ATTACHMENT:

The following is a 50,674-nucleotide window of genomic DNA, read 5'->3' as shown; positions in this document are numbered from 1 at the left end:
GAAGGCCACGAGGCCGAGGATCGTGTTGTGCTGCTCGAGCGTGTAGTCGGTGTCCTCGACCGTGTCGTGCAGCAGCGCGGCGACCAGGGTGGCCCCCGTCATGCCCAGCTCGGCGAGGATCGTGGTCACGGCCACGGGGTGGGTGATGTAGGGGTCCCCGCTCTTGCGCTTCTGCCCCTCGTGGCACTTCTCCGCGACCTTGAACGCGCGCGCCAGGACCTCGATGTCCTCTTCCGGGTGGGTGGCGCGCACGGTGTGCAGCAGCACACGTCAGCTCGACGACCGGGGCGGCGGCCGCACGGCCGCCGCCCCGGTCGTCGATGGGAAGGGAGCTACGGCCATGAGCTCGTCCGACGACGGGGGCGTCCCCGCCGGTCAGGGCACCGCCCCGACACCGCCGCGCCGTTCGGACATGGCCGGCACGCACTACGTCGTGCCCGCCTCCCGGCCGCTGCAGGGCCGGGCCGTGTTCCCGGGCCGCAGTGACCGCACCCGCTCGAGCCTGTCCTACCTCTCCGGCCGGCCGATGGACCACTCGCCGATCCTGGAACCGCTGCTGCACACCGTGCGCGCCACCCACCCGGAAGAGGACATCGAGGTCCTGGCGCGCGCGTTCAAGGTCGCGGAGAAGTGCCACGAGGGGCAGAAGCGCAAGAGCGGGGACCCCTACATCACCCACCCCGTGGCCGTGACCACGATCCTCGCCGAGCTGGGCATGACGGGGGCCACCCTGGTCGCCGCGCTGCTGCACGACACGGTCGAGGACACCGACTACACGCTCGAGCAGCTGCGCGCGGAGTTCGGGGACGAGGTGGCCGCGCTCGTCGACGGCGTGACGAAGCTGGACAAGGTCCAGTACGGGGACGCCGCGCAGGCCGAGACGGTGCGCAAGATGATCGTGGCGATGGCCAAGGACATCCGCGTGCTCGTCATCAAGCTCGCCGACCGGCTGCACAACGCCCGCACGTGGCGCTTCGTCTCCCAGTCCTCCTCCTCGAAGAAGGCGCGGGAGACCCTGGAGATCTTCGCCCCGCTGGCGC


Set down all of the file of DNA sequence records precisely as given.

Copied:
The following is a 50,674-nucleotide window of genomic DNA, read 5'->3' as shown; positions in this document are numbered from 1 at the left end:
GAAGGCCACGAGGCCGAGGATCGTGTTGTGCTGCTCGAGCGTGTAGTCGGTGTCCTCGACCGTGTCGTGCAGCAGCGCGGCGACCAGGGTGGCCCCCGTCATGCCCAGCTCGGCGAGGATCGTGGTCACGGCCACGGGGTGGGTGATGTAGGGGTCCCCGCTCTTGCGCTTCTGCCCCTCGTGGCACTTCTCCGCGACCTTGAACGCGCGCGCCAGGACCTCGATGTCCTCTTCCGGGTGGGTGGCGCGCACGGTGTGCAGCAGCACACGTCAGCTCGACGACCGGGGCGGCGGCCGCACGGCCGCCGCCCCGGTCGTCGATGGGAAGGGAGCTACGGCCATGAGCTCGTCCGACGACGGGGGCGTCCCCGCCGGTCAGGGCACCGCCCCGACACCGCCGCGCCGTTCGGACATGGCCGGCACGCACTACGTCGTGCCCGCCTCCCGGCCGCTGCAGGGCCGGGCCGTGTTCCCGGGCCGCAGTGACCGCACCCGCTCGAGCCTGTCCTACCTCTCCGGCCGGCCGATGGACCACTCGCCGATCCTGGAACCGCTGCTGCACACCGTGCGCGCCACCCACCCGGAAGAGGACATCGAGGTCCTGGCGCGCGCGTTCAAGGTCGCGGAGAAGTGCCACGAGGGGCAGAAGCGCAAGAGCGGGGACCCCTACATCACCCACCCCGTGGCCGTGACCACGATCCTCGCCGAGCTGGGCATGACGGGGGCCACCCTGGTCGCCGCGCTGCTGCACGACACGGTCGAGGACACCGACTACACGCTCGAGCAGCTGCGCGCGGAGTTCGGGGACGAGGTGGCCGCGCTCGTCGACGGCGTGACGAAGCTGGACAAGGTCCAGTACGGGGACGCCGCGCAGGCCGAGACGGTGCGCAAGATGATCGTGGCGATGGCCAAGGACATCCGCGTGCTCGTCATCAAGCTCGCCGACCGGCTGCACAACGCCCGCACGTGGCGCTTCGTCTCCCAGTCCTCCTCCTCGAAGAAGGCGCGGGAGACCCTGGAGATCTTCGCCCCGCTGGCGC